Not his fault. He had bad material.
The points made in this book are awesome and opens your mind up to a new perspective on life. Be prepared to look up a fair amount of words unless your vocabulary is impeccable!
Many before me have expressed how Taleb's self-importance arrogance, spiced with pompous obscure quotes has worked for him in the past. I forced myself to finish this book believing it must hold at least one "black swan" for me, but alas no it was just painfully mediocre. I thought "Fooled by Randomness" was an excellent original work and that the "Black Swan" was a good (but not excellent) extension to this. However this book has convinced me that Taleb had said all he has to say and has transitioned into writing fantasy: is it possible I misunderstood and this is Yevgenia’s failed 2nd book? If he is going to write on subjects in which he has no “know-how” then he really needs to research properly and not just plagiarize other books he has read in the library.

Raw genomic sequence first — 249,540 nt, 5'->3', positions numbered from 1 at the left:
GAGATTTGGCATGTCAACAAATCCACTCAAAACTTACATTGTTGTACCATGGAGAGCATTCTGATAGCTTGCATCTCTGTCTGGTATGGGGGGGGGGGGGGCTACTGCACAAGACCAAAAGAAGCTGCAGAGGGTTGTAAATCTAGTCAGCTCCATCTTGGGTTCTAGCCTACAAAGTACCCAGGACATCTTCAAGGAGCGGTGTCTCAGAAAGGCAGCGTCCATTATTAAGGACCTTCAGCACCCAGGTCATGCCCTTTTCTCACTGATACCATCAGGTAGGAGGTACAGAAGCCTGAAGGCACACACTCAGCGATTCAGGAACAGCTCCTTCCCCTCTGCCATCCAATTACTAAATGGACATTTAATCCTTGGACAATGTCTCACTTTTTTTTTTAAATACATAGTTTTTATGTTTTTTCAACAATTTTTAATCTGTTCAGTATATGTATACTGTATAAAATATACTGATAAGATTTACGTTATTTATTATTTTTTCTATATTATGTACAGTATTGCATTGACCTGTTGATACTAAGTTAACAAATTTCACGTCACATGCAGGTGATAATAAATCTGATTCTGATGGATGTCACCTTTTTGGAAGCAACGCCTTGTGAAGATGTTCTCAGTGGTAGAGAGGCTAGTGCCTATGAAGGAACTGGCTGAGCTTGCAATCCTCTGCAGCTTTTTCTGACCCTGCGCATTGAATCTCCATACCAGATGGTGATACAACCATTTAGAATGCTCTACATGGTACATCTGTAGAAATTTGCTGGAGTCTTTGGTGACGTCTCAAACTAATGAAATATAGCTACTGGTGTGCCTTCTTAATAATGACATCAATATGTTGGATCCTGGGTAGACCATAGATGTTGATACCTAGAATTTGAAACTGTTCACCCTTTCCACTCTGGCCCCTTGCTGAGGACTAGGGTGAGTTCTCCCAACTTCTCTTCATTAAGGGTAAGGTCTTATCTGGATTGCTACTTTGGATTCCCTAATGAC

In short, Taleb has committed the cardinal sin he preached about so many others making the mistake of. This is especially grievous as he himself claims to be an expert in the mathematics of randomness. One does not start with a conclusion and scour the archives of data to support it at any cost. This book has sought to find any and every evidence to support the “antifragile” conclusion; no matter the quality, nor any rebutting evidence to these claims: bones are Not “antifragile”.
It's clear (at least to me) that Taleb is an expert in finance (or possibly discontinuities associated with financial markets) and has some insightful thoughts in this area; however in medicine (Nutrition is not medicine), physics, history and social behavior (not the randomness associated with behavior but study of the behavior) he is defiantly no expert and demonstrates that fact in this book.